No, the Mpemba effect is completely irrelevent in this case. The Mpemba effect is mainly an effect that occurs during the interaction between fluid dynamics and thermodynamics, and has absolutely no bearing on the current discussion, which is more about the effect of adding salt to ice. --Jayron32 21:28, 2 February 2011 (UTC)
The problem with all your explanations is that you're stating that the ice-salt-water bath has a lower temperature than a plain ice-water bath. That's definitely not true. What I think happens is that the melting of ice is an endothermic reaction, thus pulling heat out of its environment (similar to how the evaporation of sweat cools you down). The salt lowers the melting point, causing ice to melt easier, causing more heat to be sucked in from the environment, i.e. whatever is conducting heat outside of the ice-salt-bath system, i.e. the soda can or ice cream bag. SamuelRiv (talk) 03:24, 3 February 2011 (UTC)
No. The ice-salt-water bath definitely has a lower temperature than a plain ice-water bath. It's a standard experiment for kids to do. Also see cooling bath. --Stephan Schulz (talk) 03:38, 3 February 2011 (UTC)
Listen, I'm the guy asking the question so obviously I'm not the one who knows the science here, but I can tell you that those saying it's just colder--that makes no sense to me and appears clearly wrong. The whole point is that if you take a soda and stir it in ice water for a minute or so, it will still be warm, just marginally cooler, so if the salt makes it s few degrees colder (not enough to even tel a difference with your hand) that will have an effect but not nearly enough to take a warm soda and make it ice cold in a short amount of time. There is some effect going on that accelerates the cooling down by a lot, so even though I don't know much about the science, I am listening to those talking about osmotic pressure and endothermic reactions and so on and ignoring those who are just talking about a temperature lowering.-- (talk) 00:27, 6 February 2011 (UTC)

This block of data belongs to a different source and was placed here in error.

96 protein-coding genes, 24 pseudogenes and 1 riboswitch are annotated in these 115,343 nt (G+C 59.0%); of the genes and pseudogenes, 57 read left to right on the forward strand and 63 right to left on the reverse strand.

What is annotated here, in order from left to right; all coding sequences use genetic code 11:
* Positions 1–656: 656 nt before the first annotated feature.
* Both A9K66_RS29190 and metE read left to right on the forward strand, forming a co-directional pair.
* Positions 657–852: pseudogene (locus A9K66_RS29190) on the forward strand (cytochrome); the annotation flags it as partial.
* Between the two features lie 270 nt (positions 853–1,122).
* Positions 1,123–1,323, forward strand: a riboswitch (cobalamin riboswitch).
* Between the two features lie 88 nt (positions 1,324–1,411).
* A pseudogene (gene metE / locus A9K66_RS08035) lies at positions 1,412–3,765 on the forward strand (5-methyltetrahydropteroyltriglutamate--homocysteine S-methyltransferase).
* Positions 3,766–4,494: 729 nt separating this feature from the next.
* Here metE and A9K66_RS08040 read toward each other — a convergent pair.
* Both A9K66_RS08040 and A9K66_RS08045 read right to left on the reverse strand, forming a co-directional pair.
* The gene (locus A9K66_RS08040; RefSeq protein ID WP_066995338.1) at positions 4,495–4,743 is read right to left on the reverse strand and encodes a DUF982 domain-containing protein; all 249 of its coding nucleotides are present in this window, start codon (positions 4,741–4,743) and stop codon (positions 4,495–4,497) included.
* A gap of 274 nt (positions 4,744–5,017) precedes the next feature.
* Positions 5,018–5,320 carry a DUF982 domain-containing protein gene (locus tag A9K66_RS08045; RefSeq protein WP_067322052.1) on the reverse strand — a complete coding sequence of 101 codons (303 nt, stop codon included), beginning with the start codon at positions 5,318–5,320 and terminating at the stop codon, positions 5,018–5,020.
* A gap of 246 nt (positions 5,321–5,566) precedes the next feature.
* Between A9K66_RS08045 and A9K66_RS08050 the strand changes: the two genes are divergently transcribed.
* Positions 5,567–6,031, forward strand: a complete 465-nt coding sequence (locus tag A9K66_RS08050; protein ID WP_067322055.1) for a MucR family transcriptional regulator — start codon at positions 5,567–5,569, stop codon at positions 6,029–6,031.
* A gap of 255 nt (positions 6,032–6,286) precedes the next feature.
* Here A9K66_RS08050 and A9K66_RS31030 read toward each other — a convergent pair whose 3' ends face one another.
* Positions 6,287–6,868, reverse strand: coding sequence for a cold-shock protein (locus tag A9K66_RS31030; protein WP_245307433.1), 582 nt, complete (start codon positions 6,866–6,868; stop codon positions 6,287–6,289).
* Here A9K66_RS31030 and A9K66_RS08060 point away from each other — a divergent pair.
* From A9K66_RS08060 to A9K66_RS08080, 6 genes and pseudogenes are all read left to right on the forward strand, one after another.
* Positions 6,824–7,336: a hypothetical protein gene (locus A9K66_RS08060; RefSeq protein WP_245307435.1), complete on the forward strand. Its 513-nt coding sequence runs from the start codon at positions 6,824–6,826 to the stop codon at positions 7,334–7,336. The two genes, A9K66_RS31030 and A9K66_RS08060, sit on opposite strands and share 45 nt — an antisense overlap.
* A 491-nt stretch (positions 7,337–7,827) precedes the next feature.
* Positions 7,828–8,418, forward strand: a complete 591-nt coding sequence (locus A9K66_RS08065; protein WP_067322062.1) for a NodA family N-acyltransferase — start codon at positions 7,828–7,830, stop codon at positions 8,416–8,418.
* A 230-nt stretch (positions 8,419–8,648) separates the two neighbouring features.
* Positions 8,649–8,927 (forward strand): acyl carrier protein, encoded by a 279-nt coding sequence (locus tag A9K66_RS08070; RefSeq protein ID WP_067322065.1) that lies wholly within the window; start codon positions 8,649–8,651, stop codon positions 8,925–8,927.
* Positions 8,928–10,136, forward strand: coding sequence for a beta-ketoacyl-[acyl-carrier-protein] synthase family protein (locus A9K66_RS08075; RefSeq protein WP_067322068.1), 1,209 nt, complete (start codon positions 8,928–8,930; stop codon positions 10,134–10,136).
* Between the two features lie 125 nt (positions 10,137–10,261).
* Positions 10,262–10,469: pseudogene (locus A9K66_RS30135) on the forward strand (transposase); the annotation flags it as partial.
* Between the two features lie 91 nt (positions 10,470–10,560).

Um, I was the one who mentioned osmotic pressure, but I also think lowered temperature must be the mechanism, so are you listening to me or not?
Where do you get the information that the salt is going to make the icewater only "a few degrees colder"? If there's too little salt to make the solution appreciably colder, then it shouldn't have any appreciable influence on how fast the soda is cooled either. If you have experiments that say otherwise, how sure are you that the addition of salt is the only difference between the two situations? One factor that must be controlled for is the amount of stirring. If you stir more vigorously (such as in an attempt to get the salt to dissolve) you get much more efficient heat transfer from the soda, quite independently of whether there's any salt in the water. If you're stirring by hand, I wouldn't put any scientific trust in the results unless you make at least a dozen trials to smooth out statistical variations, and set it up as a randomized blind experiment where you don't know whether there's salt or not while you stir. –Henning Makholm (talk) 00:54, 6 February 2011 (UTC)

Legend of the frogurt's curse[edit]

I recently acquired six large tubs of plain soy yogurt. Or "soygurt", as the package insists on calling it. It will take me a year to finish it. In the meantime, I worry that it might spoil, but I hesitate to freeze it. I'm afraid that freezing it might kill the bacteria. I've been getting conflicting advice on the matter. On the one hand, I've been told that freezing the yogurt will indeed obliterate its probiotic properties. I've also been told that my fears are groundless, and that the bacteria are merely rendered dormant by freezing. My own knowledge of bacteria is too scanty to be of any use. Intuitively, I would be surprised to discover that frozen yogurt retains the same probiotic properties as unfrozen yogurt, but I really don't know. LANTZYTALK 08:16, 2 February 2011 (UTC)